Verizon's 5G network may catch up with T-Mobile's very quickly in 46 major cities, unless the FAA and airlines shut it down, according to the first official test results from new Verizon C-Band 5G devices.
Verizon invited a few journalists and analysts out to Los Angeles to spend an hour with C-Band at the LA Live entertainment district. (I was invited, but I couldn't make it.)
Tom's Guide's Philip Michaels saw how C-Band will relieve congestion pressure on Verizon's LTE network, pressure I also saw when testing at a holiday market in Manhattan. According to him, an LTE-only iPhone 11 Pro Max showed 34.9Mbps on LTE in a location where a Samsung Galaxy S21 Ultra got 1Gbps on C-Band.
But of course, you can get those speeds with millimeter-wave, too; it's just that millimeter-wave doesn't cover much of an area. CNet's David Lumb got 458Mbps on C-Band in an elevator. Millimeter-wave doesn't work well indoors, unless the antenna is in a nearby room.
Analyst Bill Ho says he saw speeds of 649Mbps a mile from the C-Band tower, which is a massive difference from millimeter-wave's operational speed of 800 feet. Those results feel similar to my earlier tests of Verizon's 4G CBRS, which is on a similar frequency.
Verizon has pledged to launch C-Band on Jan. 5 and cover 100 million Americans in 46 “partial economic areas” with C-Band by the end of March. Those PEAs, which we sometimes refer to inaccurately as metro areas, are much larger than metro areas. The one for New York includes the entire state of Connecticut, no matter how rural, and the one for Miami includes the entire southeastern quarter of the Florida peninsula, for instance.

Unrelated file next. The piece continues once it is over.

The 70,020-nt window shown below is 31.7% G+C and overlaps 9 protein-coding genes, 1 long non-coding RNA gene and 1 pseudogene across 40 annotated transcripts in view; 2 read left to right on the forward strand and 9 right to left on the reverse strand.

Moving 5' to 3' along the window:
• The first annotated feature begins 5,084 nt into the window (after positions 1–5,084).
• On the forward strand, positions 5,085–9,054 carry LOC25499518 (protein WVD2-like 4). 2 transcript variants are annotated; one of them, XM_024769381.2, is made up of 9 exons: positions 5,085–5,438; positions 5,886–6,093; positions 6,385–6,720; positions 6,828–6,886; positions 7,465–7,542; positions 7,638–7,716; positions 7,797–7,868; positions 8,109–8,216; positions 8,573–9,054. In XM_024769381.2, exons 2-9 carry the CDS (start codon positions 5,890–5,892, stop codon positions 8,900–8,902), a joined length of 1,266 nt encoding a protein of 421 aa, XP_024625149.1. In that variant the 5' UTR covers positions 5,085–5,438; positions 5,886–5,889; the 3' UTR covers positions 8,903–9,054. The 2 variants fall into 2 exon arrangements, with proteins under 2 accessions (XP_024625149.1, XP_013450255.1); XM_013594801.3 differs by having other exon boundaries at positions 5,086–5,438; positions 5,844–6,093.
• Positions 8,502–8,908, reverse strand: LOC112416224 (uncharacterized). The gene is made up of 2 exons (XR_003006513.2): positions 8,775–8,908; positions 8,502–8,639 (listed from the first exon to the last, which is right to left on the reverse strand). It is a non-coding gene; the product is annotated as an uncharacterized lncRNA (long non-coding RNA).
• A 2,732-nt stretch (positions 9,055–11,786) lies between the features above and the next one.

This zoom shows some of the FCC's C-Band PEA map. Areas with numbers below 51 can get C-Band in 2022, except (on this map) #5, Washington DC, which has too much military use of the spectrum. Other areas must wait until 2024. Notice how each area is much larger than a city, and often includes parts of neighboring states.
AT&T will also use C-Band next year, saying it will cover 70-75 million Americans by the end of the year, but it hasn't set itself as firm a deadline as Verizon has.
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C-Band is supported by many phones which came out in the past year, including the iPhone 12 and iPhone 13 series, the Samsung Galaxy S21 and the Pixel 5 and 6, but not most phones which came out before those.
Coverage could still become limited and rollouts could still be delayed, though, as the air travel industry's battle against C-Band isn't done. According to a new Wall Street Journal story, the FAA is still holding the line that carriers must not launch unspecified parts of their C-Band networks, or the FAA will issue regulations restricting airplane landings in bad weather. The FAA claims that C-Band 5G will interfere with aircraft radio altimeters, although it admits European regulators have not found that to happen. Airline executives said Chicago O'Hare, Atlanta and Detroit would be among the airports affected.
We'll find out early next year.
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